Founded by Pasquale Bamonte, an immigrant from Salerno, Italy, in 1900, this fourth-generation, family-run institution bears the distinction of being the oldest Italian restaurant in Brooklyn. Sitting in an unassuming building amongst classic Williamsburg rowhouses, it has survived the test of time and gentrification of the area. The classic red sauce fare, no-nonsense service, and retro furnishings have not changed much in the last century.
Bamonte’s is at the heart of what was once an Italian immigrant stronghold. For decades, the restaurant was a well-known mob hangout. After Carmine Galante’s murder by hired mafia guns in 1979, members of the five families held court in Bamonte’s to celebrate. Less notorious Italian-Americans dined here as well, from Joe DiMaggio to Frank Sinatra and Robert DiNero. The restaurant has served as a backdrop for a number of television shows, including, of course, The Sopranos.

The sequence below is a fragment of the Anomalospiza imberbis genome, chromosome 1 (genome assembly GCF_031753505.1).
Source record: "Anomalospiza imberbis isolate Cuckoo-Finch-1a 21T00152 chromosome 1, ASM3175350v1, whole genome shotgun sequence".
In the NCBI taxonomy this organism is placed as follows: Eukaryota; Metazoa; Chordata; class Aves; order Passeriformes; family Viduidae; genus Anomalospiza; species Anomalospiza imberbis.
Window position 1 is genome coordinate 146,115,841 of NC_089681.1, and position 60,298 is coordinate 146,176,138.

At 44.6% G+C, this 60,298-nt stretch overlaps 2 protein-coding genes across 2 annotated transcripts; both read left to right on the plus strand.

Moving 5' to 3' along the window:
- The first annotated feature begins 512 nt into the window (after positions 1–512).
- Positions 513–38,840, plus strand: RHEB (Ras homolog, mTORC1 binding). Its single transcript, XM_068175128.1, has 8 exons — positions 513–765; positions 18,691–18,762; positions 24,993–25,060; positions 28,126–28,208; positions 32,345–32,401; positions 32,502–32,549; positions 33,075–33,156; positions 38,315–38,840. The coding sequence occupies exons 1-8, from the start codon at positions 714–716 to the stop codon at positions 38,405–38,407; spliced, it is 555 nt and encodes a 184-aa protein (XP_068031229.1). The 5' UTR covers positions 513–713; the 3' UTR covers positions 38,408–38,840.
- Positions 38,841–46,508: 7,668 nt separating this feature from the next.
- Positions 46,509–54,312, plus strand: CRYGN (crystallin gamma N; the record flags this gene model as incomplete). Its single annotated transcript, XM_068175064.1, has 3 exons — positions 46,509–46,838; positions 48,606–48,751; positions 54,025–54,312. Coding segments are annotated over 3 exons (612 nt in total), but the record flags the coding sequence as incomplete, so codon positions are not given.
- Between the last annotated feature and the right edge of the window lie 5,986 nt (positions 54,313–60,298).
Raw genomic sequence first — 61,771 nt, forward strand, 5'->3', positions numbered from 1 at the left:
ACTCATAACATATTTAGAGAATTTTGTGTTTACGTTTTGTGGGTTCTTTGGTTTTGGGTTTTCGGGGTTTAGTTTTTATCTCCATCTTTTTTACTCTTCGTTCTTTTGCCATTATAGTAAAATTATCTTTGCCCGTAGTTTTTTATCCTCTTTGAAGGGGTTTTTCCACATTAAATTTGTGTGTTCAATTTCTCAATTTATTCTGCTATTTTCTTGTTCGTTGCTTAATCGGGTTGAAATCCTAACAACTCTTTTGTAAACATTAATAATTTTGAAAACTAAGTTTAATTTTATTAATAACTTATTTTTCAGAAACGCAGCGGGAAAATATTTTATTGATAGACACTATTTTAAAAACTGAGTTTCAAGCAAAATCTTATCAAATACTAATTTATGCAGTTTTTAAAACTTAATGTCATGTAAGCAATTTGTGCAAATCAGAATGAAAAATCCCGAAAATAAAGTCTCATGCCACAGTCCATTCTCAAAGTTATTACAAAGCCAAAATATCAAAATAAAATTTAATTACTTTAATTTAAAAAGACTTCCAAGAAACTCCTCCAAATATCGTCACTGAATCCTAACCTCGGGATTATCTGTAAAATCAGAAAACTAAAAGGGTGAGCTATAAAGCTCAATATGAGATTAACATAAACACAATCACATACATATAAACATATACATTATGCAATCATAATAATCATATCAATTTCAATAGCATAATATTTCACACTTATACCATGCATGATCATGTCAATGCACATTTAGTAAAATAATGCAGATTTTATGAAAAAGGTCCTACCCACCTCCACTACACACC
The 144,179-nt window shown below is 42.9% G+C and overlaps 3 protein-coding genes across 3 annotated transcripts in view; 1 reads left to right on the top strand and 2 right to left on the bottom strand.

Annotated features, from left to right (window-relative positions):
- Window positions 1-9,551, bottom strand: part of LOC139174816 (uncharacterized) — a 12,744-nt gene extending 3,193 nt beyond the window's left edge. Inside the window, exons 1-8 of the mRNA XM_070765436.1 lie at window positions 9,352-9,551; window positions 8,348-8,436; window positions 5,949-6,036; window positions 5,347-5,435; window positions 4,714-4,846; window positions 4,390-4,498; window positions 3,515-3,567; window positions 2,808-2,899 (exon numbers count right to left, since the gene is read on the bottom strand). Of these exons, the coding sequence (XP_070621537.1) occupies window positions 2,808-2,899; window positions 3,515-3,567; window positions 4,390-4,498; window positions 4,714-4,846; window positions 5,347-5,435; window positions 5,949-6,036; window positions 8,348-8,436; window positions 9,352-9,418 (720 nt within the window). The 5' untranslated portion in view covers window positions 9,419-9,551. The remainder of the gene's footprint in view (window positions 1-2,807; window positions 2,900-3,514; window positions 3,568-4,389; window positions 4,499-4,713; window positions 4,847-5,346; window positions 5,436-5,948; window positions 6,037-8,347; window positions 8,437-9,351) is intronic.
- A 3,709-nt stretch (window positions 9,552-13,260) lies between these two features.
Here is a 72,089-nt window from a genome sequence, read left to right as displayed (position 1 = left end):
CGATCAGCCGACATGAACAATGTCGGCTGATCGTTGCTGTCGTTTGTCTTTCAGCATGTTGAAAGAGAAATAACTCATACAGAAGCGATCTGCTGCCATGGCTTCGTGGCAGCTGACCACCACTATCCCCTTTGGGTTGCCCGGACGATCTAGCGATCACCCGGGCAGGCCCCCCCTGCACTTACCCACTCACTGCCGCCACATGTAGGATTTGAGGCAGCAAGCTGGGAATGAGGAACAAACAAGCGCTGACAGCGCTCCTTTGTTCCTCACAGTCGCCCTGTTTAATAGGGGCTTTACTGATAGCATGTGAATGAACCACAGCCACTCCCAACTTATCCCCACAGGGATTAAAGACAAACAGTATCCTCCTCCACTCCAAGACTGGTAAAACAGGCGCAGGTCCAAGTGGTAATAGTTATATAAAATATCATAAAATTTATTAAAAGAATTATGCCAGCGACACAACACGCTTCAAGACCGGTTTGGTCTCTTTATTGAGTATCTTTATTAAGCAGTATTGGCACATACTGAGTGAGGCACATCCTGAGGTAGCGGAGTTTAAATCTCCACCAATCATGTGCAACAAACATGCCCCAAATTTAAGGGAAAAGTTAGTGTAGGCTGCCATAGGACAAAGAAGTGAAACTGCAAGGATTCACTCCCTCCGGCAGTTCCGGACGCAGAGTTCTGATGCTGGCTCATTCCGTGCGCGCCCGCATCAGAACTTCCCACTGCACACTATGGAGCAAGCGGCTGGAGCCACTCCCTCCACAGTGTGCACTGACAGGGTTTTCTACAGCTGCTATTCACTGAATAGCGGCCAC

Hundreds of vintage photographs, New York sports memorabilia, and visible pieces of the restaurant’s history adorn the walls. The phone booths where mafia members could take private calls are still there, as is the glass-fronted kitchen, installed in 1950 so that diners could keep an eye on anyone who might be trying to poison their food.
While the menu of Bamonte’s resolutely refuses to change with the times, that suits diners here just fine. It helps that the prices remain affordable and the pastas, particularly the ravioli blanketed in molten cheese and the rigatoni with vodka sauce, have held up over generations of cooks.
Know Before You Go
Note that the restaurant is still cash-only.